Things to Do on Catalina Island

Camping: Boat-in Camping

Enjoy a Primitive Island-Style Camping Experience

Two of Catalina's most popular and plentiful nature-oriented activities, boating and camping, strike the happiest of harmonies in the 11 primitive boat-in beach campgrounds. No experience offers a greater opportunity to savor the simple pleasures of living and sleeping close to nature in the most serene of settings, where land meets sea.

The campsites are available on the eastern shore of the island between the ports of Avalon and Two Harbors. No roads lead to these idyllic waterside havens; they're accessible only via private boat or in kayaks. These primitave sites have no water available, no moorings (if coming by boat, you must anchor offshore and come in via dinghy), and no sanitation facilities (you must bring your boat's portable toilet ashore, if possible, or set up another landfill-approved sanitary facility). You must bring in all your water and food, cooking equipment (no wood fires are allowed), tents (which will provide shade on sunny days and protect your food from hungry birds), sleeping bags, and any other gear you'll need. Just as importantly, you're required to maintain the pristine nature of these campsites, which includes carrying out every trace of trash.

Sounds strict, doesn't it? But these straightforward rules help guarantee that you and anyone else who avails themselves of these boat-in campsites enjoys Santa Catalina Island at its natural best. You'll behold unspoiled views of sandy coves and sparkling seas. If you're so inclined, you'll be able to snorkel and scuba dive in the pristine waters; indeed, one of the campsites, Goat Harbor, is recognized as a good site for both novice and intermediate divers and snorkelers.

If you have kayaks, you'll be able to explore the coastline from your base. If you feel like shaking out those sea legs, you can take easy rambles a short distance inland. Or, as many people do, you can just sit back and enjoy the absolute tranquility of the setting.

A ranger checks each campground every day and each campsite is unique in location and regulations.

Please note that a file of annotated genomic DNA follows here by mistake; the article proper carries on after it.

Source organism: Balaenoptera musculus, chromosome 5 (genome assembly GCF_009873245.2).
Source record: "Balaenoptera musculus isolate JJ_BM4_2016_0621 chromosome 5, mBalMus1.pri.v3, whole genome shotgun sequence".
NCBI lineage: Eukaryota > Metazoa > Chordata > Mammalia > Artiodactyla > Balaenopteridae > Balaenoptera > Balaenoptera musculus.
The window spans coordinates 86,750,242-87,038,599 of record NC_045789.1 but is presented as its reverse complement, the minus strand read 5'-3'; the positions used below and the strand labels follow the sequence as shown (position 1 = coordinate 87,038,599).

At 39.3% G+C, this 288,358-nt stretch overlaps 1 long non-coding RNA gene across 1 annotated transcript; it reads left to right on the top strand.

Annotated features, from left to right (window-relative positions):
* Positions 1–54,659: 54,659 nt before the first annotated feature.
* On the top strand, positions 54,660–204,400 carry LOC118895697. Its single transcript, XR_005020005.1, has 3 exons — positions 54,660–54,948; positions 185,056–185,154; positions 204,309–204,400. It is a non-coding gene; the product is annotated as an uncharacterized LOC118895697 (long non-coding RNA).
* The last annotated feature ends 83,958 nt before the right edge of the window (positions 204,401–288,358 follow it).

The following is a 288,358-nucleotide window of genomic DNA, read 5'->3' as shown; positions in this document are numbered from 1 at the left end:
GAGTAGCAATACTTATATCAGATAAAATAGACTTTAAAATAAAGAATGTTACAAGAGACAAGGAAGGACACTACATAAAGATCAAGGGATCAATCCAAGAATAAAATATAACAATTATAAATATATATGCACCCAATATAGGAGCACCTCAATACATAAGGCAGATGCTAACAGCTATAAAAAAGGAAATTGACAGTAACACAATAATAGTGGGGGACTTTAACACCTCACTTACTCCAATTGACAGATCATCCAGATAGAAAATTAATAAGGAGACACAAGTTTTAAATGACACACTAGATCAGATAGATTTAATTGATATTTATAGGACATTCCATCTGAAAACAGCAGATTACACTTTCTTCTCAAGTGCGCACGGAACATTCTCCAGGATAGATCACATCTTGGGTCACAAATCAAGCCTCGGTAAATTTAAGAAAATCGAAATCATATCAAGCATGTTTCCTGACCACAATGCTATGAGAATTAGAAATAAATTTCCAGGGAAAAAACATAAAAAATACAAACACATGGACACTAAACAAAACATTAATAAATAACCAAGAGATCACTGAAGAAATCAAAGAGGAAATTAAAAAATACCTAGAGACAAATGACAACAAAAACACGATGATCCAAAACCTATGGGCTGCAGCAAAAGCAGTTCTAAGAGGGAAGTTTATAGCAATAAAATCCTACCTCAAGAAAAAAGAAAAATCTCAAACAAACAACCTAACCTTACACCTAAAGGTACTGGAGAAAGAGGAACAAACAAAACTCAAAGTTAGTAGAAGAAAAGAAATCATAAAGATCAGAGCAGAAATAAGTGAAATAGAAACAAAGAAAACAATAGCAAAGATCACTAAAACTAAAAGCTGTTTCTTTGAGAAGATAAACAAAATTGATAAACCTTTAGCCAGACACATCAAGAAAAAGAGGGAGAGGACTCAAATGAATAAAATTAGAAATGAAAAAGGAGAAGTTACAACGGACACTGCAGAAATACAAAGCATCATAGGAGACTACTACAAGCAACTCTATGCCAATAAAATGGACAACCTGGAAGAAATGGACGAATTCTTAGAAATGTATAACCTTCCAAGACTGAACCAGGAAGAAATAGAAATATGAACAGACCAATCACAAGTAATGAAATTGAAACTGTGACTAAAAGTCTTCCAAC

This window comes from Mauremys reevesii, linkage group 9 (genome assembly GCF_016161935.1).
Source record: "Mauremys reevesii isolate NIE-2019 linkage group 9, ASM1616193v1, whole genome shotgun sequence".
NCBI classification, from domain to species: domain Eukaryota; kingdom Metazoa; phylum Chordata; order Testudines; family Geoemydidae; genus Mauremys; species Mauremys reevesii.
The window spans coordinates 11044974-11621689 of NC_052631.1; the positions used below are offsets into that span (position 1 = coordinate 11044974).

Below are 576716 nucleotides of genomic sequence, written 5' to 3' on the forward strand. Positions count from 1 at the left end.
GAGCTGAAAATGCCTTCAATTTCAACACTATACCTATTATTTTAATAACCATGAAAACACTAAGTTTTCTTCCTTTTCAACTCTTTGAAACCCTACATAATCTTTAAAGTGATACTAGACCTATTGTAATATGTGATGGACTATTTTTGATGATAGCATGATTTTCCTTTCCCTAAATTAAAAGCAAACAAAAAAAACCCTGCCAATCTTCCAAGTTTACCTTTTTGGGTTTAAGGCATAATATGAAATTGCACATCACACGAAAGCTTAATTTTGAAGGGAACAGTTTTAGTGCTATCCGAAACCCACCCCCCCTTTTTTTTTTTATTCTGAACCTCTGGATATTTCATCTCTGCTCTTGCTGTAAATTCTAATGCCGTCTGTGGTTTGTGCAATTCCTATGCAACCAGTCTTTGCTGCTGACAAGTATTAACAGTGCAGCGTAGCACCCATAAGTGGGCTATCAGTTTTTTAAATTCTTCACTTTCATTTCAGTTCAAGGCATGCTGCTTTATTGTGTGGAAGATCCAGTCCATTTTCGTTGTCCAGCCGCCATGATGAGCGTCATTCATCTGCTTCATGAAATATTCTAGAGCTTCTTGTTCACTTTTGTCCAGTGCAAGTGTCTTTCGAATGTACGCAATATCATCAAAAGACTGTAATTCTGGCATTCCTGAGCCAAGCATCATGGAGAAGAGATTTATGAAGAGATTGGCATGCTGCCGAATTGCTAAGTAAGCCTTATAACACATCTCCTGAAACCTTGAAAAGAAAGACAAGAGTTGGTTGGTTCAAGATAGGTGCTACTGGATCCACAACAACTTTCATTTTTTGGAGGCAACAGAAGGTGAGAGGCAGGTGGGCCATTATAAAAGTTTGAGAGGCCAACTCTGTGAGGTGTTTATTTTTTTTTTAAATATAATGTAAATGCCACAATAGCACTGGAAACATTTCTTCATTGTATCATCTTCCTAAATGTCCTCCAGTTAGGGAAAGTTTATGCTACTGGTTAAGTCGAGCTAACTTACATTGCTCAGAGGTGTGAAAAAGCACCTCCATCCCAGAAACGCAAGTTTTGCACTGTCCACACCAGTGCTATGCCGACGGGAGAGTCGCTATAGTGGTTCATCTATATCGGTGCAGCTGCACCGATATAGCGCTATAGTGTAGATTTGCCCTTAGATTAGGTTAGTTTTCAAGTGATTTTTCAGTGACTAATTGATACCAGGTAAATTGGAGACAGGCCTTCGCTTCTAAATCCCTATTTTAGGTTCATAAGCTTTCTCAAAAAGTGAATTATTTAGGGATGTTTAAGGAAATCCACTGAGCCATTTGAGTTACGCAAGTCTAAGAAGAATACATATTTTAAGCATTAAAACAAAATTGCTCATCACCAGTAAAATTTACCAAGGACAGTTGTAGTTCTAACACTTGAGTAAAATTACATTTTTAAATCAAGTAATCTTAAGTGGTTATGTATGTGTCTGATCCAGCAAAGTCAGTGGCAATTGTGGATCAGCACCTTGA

Organizing Boat-In Camping
The 11 boat-in campgrounds are located between Avalon and Two Harbors. From West to East, they are:

  • Rippers - 8.6 miles from Avalon / 4 miles from Two Harbors
  • Paradise Cove - 8.4 miles from Avalon / 4.25 miles from Two Harbors
  • Lava Wall - 8.1 miles from Avalon / 4.5 miles from Two Harbors
  • Gibraltar - 7.1 miles from Avalon / 5.5 miles from Two Harbors
  • Cabrillo - 7 miles from Avalon/ 5.75 miles from Two Harbors
  • Goat Harbor - 6.2 miles from Avalon / 6.4 miles from Two Harbors
  • Italian Gardens - 5.25 miles from Avalon / 7.4 miles from Two Harbors
  • Long Point Beach - 4.875 miles from Avalon / 7.75 from Two Harbors
  • Willow Cove - 2.75 miles from Avalon / 9.9 miles from Two Harbors

Since only a limited number of sites and spaces are available among the 11 campgrounds, reservations are essential. They must be made in advance by visiting Be sure to have alternate dates and alternate sites in case your first choice is not available.

You must bring all food, water, camping, and cooking equipment with you (no wood fires allowed). You must also bring a porta-potty ashore if your boat has one; if not, you can make your own toilet from a 5-gallon bucket with a toilet seat lid, or buy individual landfill-approved potty-bags from the Coastal Ranger, who will be checking sites to verify compliance with this rule

Speaking of which, the Coastal Ranger makes daily visits to each boat-in campsite, collecting fees and making sure that everything is running smoothly. The ranger will be carrying a cell phone and a VHF radio, and it's a good idea for your party to bring along that equipment too in case of emergencies.

Time to Allow: Two or more days.
Reservations are required.
Prices and availability are subject to change.